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Lee et al. vs. Tucker et al.
WARNER, Chief Justice.
This was an action of ejectment brought by the plaintiffs against the defendants, to recover the west half of a certain described city lot in the city of Columbus. On the trial of the case, the jury, under the charge of the court, found a verdict for the plaintiffs for three-fourths of the premises in dispute, and $267 00 for mesne profits. The only question made here, was as to the proper construction to be given to the deed under which the plaintiffs claimed title.
It appears from the evidence in the record, that on the 29th of November, 1854, Hicks, in consideration of the sum of $800 00, conveyed the lot in dispute to Barber, as trustee for Mary Persons, wife of Malcolm Persons, "for the use, benefit and advantage, and in trust for the said Mary Persons, the children she now has, and those she may hereafter have by her present husband, free from the control, or disposition of her present or future husband. To have and to hold the said bargained premises unto the said Barber, trustee, for said Mary Persons, her heirs and assigns, to her and their own proper benefit and behoof forever in fee simple.” It was also proven at the trial, that the three plaintiffs were the children of Malcolm and Mary Persons, and that the oldest child was twenty-seven years of age. The court charged the jury "that under the deed from Hicks to Barber, trustee, for Mary Persons, the said Mary Persons was a tenant in common with her children, and if the jury believe from the evidence, that the said Mary Persons had three children living, then the interest of said Mary Persons in said premises, was ove-fourth undivided interest." To which charge defendants excepted, and assigns the same as error.
It is insisted for the plaintiffs in error that Mrs. Persons took an absolute fee simple estate in the premises in dispute, under the deed of the 29th of November, 1854, and not a joint estate with her children as tenants in common. judgment, the deed from Hicks conveyed the premises in dispute to Barber, to hold the same in trust for the use, benefit
Driver vs. Maxwell.
and advantage of Mary Persons and her children, including those she then had, as well as those she might thereafter have by her then present husband ; that Mary Persons took only a joint interest with her children in the property conveyed. The property was conveyed to the trustee for two purposes : first, to protect the wife's interest in it against the marital rights of her husband; and, second, to hold it for the use, benefit and advantage of Mrs. Persons and her children, who were to be the joint owners of it, including such children as she might thereafter have by her then present husband, and when the objects and purposes of the trust had become executed, the cestui que trusts would be entitled to the possession of an equal share thereof. If there were three children, they would be entitled to three-fourths of the property, and their mother to one-fourth of it. The word beirs in the habendum of the deed, was intended to mean the children of Mrs. Persons, and should be so construed when taken in connection with the other words contained in it. There was no question raised on the trial that the objects and purposes of the trust had not been fully executed, or that there was anything more to be done by the trustee, which would make it necessary for him to retain possession of the property. In view of the evidence contained in the record, we find no error in the charge of the court to the jury.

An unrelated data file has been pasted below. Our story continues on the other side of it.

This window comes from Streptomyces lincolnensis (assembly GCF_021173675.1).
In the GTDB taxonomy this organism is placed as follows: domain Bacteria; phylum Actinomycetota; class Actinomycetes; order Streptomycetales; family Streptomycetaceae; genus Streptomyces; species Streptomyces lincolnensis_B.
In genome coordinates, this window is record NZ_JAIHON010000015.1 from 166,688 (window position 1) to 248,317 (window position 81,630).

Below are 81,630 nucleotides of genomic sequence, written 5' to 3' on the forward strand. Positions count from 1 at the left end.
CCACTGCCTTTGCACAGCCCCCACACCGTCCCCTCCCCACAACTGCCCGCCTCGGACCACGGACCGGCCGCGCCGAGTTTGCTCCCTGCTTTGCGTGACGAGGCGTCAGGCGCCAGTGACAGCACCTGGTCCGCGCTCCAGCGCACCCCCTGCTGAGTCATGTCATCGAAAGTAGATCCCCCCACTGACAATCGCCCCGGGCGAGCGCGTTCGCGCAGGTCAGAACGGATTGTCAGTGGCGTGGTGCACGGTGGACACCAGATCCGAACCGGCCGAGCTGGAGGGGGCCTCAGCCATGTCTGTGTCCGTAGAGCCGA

Let the judgment of the court below be affirmed.
MOSES DRIVER, plaintiff in error, vs. WILLIAM A. MAX
WELL, administrator, defendant in error.
1. If, in the affidavit to obtain a distress warrant, a definite sum is claimed to
be due for rent, the time when it became due need not appear, nor need the terms of the rent contract be set out, such as that the rent agreed upon was a part of the crop, etc. If these facts become material in any stage
of the litigation, they may be proved, and it will be no variance. 2. In this state, the burthen of keeping the premises in repair is generally on
the landlord, but patent defects existing at the time of the renting, and equal.
Driver vs. Maxwell.
ly well known to both parties, are not to be amended by him, or at his expense, without a special undertaking. On the other hand, the tenant is not
obliged to amend them without a like undertaking on his part. 3. Where the rent reserved is one-third of the corn and one-fourth of the
cotton raised on the premises in the given year, and at the time of the renting both parties know the fence to be in a very bad condition, too low or too weak to keep ordinary stock from trespassing on the crop, and nothing is said about building it higher or repairing it, there is no legal obligation upon either party to make the fence better. The crop is at the mutual risk of the landlord and tenant, each to the extent of his interest, and whatever part of it may be destroyed by stock in consequence of the fence not being good, is a common loss. The landlord is entitled to his proportion of what is saved but to nothing for what is lost, and so of the tenant.
JACKSON, Judge, dissenting : 1. If the verdict of the jury be right under the evidence, this court should not
set it aside, though there may be errors in the charge of the court. 2. This oft-repeated rule of this court should be more rigidly adhered to
where the case against the plaintiff in error is made out by the testimony of
an impartial witness, and his case supported only by his own evidence. 3. The fact that plaintiff in error made no motion for a new trial in the court
below, but brought the case here directly on alleged errors in the charge,